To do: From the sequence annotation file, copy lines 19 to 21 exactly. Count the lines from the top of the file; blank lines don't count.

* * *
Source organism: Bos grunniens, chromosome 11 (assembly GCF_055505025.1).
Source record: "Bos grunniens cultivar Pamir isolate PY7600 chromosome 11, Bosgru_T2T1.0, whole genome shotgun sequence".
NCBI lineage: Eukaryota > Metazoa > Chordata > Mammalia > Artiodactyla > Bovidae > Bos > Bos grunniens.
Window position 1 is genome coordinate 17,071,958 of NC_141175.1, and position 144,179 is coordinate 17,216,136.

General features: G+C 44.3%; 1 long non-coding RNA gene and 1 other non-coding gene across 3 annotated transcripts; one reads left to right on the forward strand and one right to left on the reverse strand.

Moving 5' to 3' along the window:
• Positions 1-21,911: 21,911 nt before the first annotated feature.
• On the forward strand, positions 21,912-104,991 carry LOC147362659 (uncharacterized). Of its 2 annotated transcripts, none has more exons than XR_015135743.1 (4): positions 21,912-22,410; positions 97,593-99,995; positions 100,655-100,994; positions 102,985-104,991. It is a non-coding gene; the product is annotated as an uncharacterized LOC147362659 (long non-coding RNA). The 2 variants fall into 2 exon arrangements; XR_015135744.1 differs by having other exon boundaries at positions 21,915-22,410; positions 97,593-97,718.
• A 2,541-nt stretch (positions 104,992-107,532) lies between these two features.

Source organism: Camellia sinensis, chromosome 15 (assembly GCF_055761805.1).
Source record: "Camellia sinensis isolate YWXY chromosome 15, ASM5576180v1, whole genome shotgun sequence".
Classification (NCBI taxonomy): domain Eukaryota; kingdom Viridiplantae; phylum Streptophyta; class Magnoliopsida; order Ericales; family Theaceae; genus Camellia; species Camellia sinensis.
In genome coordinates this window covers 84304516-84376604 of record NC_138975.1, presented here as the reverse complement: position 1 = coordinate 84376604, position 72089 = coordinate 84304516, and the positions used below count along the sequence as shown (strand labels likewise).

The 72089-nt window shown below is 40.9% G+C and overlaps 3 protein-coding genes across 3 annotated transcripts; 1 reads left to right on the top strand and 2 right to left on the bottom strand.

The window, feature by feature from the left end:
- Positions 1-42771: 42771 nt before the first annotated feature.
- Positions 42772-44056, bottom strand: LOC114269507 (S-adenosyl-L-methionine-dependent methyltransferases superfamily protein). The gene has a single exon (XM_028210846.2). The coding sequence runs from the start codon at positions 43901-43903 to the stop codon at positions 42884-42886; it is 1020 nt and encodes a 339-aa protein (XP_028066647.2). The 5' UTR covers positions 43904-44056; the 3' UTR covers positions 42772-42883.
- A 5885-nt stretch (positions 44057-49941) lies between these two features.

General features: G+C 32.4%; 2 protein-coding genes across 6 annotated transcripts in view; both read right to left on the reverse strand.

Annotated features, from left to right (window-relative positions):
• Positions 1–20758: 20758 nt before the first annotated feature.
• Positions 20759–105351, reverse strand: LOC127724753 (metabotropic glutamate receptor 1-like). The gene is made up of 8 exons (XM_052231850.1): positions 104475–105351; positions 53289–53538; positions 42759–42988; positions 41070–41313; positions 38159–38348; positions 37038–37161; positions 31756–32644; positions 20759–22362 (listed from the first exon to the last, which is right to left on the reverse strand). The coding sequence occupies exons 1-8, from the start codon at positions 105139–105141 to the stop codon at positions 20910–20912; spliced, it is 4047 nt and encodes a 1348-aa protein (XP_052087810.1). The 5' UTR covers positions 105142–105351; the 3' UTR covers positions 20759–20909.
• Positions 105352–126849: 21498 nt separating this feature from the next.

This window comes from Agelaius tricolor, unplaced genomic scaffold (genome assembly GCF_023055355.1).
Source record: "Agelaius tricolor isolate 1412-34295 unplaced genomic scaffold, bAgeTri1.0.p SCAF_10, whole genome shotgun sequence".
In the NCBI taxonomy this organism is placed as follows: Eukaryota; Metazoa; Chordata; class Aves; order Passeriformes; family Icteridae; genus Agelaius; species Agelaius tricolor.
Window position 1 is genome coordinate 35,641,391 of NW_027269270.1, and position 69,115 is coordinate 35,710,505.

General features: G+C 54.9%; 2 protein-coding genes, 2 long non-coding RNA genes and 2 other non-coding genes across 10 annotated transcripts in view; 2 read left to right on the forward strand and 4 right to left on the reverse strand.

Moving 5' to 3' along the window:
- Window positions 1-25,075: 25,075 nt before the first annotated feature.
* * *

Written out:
General features: G+C 32.4%; 2 protein-coding genes across 6 annotated transcripts in view; both read right to left on the reverse strand.

Annotated features, from left to right (window-relative positions):
• Positions 1–20758: 20758 nt before the first annotated feature.